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Picplum Tech Stack - Backbone, Async Uploads, Prints API (speakerdeck.com)
75 points by lyime 1969 days ago | hide | past | web | 16 comments | favorite

I am presenting the Picplum Tech stack at the O'Reilly Fluent Conference (Javascript) in SF today. http://fluentconf.com/fluent2012/public/schedule/detail/2538...

It will be streamed live http://fluentconf.com/fluent2012/public/content/video

Oh and hey, send some free prints on us :)


Other Picplum cofounder here -- hope to write an in-depth post about the particulars of our Backbone usage. We've been working on something that was quite a big app refactor. Complete with require.js modules (require 2.0 just came out, had to fork requirejs-rails to get it working https://github.com/stammy/requirejs-rails)

Anything in particular you guys would like to know about our Backbone usage?

How did you guys where to place the cutoff between having a single application "page" vs having normal server-side rendered pages? It seems like you guys have somewhat of a mix here I'm just curious what percentage of the rendering is done server side vs client side. What are the relative tradeoffs between the two?

Perhaps not related to backbone but how are you encoding the different "views" in your single page application? Does the client download all of the templates upfront or how does that work? Also does the client know which template to render for a given api call or is that passed down from the server as well?

I'd be very interested in reading a blog post demonstrating how you strung all of this together! Pretty cool!


Client side vs server side rendering is pretty straight forward for us. Anything that is static, like the homepage, pricing, about is rendered server side. These pages don't change that often. Almost anything that is dynamic is client side. I would say 80% of the rendering is client side. Although the server does all the JSON handling and template rendering (handlebar pre-compiled templates).

Initially we had inline handlebar.js views wrapped around script tags. Now we precompile all templates into JS objects (http://handlebarsjs.com/precompilation.html). These templates are compressed and Gziped into one file and downloaded on page load. We will have two sets of templates now (common views used across the site and application specific views like account profile).

Blog post coming soon :)

Were there any issues with swapping out Backbone's built in templating for handlebarjs?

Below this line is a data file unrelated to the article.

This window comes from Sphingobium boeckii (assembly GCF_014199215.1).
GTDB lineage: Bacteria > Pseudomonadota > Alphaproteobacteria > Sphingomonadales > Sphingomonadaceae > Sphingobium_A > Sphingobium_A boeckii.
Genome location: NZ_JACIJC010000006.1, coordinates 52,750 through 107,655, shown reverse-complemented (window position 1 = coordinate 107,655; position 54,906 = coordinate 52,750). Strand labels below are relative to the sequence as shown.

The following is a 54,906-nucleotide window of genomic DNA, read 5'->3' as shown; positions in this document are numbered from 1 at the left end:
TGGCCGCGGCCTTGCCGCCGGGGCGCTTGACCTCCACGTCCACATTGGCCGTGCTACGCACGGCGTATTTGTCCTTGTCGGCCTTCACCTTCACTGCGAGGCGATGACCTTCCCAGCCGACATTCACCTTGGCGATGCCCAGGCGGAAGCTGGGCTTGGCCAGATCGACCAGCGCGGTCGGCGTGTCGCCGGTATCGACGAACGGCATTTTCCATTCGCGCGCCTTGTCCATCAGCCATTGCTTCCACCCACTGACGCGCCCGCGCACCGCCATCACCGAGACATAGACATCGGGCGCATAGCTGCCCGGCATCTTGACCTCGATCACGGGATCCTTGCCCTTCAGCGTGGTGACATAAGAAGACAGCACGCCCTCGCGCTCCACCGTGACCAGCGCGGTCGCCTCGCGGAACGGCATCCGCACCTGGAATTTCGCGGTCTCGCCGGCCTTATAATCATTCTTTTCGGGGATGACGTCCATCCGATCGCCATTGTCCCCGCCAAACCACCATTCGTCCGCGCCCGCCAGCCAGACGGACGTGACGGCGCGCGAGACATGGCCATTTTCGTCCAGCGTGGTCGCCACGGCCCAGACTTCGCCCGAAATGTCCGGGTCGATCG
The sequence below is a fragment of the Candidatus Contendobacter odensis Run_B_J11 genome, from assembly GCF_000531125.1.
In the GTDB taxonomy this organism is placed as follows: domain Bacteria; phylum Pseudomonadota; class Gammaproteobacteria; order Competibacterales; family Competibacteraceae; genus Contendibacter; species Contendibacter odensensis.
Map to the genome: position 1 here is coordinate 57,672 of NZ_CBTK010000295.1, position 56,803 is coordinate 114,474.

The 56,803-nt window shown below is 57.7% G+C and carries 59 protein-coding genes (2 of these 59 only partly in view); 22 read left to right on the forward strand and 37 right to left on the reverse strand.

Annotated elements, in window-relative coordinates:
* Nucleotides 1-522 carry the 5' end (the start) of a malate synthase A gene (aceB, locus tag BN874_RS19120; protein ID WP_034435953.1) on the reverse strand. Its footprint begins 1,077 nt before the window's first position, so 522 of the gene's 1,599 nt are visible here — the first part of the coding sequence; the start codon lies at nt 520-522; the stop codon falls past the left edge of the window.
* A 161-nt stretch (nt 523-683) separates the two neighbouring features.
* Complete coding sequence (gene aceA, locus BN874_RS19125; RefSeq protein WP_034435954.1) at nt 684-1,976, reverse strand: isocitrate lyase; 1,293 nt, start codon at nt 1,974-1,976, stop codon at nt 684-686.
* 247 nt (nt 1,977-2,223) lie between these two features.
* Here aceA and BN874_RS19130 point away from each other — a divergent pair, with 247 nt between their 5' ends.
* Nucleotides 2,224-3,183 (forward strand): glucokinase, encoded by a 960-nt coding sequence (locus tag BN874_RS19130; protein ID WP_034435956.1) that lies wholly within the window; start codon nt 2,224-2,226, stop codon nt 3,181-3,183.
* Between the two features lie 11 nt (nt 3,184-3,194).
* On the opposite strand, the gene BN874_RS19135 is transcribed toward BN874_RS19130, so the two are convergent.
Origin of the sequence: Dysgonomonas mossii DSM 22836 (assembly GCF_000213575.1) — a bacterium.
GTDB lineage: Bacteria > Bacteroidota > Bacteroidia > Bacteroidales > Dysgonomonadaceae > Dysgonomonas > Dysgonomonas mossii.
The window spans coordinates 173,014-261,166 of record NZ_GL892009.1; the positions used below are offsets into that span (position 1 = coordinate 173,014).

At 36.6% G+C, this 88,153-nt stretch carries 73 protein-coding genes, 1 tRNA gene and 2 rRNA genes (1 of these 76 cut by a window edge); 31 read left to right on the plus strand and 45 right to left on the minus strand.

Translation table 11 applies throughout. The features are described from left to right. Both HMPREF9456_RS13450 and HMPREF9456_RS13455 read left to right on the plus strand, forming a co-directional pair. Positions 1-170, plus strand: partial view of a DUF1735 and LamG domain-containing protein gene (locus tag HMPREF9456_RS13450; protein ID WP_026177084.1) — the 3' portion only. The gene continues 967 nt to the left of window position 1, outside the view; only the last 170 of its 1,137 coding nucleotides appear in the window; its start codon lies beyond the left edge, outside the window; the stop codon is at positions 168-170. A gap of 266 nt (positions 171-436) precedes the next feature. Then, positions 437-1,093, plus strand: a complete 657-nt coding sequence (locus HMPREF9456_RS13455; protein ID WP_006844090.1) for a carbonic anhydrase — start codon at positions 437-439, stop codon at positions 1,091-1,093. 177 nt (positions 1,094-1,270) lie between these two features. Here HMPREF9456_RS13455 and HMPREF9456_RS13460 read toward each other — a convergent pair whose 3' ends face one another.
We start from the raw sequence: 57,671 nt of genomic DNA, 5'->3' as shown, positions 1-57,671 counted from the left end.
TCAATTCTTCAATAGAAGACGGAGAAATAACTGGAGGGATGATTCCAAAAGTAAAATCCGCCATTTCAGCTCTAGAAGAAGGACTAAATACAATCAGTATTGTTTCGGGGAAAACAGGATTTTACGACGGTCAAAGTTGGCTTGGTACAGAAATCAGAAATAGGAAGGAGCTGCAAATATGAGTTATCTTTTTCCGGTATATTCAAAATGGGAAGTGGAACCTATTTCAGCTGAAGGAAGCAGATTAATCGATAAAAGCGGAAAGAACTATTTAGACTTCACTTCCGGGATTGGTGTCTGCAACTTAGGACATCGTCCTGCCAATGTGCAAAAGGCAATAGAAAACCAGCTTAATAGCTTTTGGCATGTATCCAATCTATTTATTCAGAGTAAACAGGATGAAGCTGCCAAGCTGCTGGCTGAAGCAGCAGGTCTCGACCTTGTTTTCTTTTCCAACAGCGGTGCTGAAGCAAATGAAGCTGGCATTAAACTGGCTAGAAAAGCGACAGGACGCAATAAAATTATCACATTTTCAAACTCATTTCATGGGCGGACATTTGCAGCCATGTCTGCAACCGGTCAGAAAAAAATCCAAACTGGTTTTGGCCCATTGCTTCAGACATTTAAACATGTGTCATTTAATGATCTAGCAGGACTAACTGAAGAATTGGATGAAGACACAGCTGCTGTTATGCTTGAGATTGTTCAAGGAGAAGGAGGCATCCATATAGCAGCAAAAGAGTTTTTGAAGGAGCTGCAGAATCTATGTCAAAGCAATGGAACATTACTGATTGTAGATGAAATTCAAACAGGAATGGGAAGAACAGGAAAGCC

Backbone does not have built in templates. Underscore templates are very basic for our needs.

He mean't to say "No problems!" :)

* why did you choose Heroku and MongoHQ rather than EC2? Isn't Heroku super expensive once you get past the weekend project scale?

* why do you choose to extend views rather than using mixins?

* what was your experience with requireJS aside from your rails problems? Did you find it helped development or not?

Good questions.

Heroku vs EC2.

Honestly, going through YC you get a bunch of Heroku credits. You also get AWS credits but getting a production app on Heroku is very simple, especially with rails. I also have to build and manage fewer parts of the infrastructure/deployment when you are trying to scale up and down. I don't think it's that expensive if you have optimized parts of your stack. Use web for only serving API, single page app, optimized assets via CDN etc.

Extend vs Mixins.

For Picplum we are building multiple front end's that use the same models and view logic with slight modifications. For example on our new homepage (coming soon), you can upload photos, add recipients and send out photos without having to goto the app. This is our new on-boarding process. Extending makes a lot more sense her. Homepage Batch view vs App batch view, Homepage Recipients vs App Recipients.


We are still in the middle of figuring out a stable production setup with require. It helps you structure your Backbone app more efficiently. The tough part is to figure out how to bundle your js files effectively. You probably don't want every single JS file loading asynchronously since there can be 20+ files just for the homepage.

Re: Require.js - it is possible to build one JS file using the r.js build tool:


That's what we do (albeit through requirejs-rails that is a layer on top r.js)

thanks for the answers!

Mind elaborating about your image upload solution? What uploader did you use in the front end? transloadit vs cloudinary vs blitline vs hosting your own ?

Can you talk a bit about why you use Transloadit?

When we first launched we ran into the 30 second heroku timeout issue that was affecting us with some users and larger uploads. The easiest option was just dropping in the Transloadit endpoint. We have a dedicated EC2 instance that we have been planning on converting to our upload box with nginx and its upload module.

Interesting reading that and after reading: http://icelab.com.au/articles/money-stress-and-the-cloud/ (tl;dr: Credit card processing was breaking because of the 30 second limit).

Sounds like it would make sense for heroku to have a configurable timeout.

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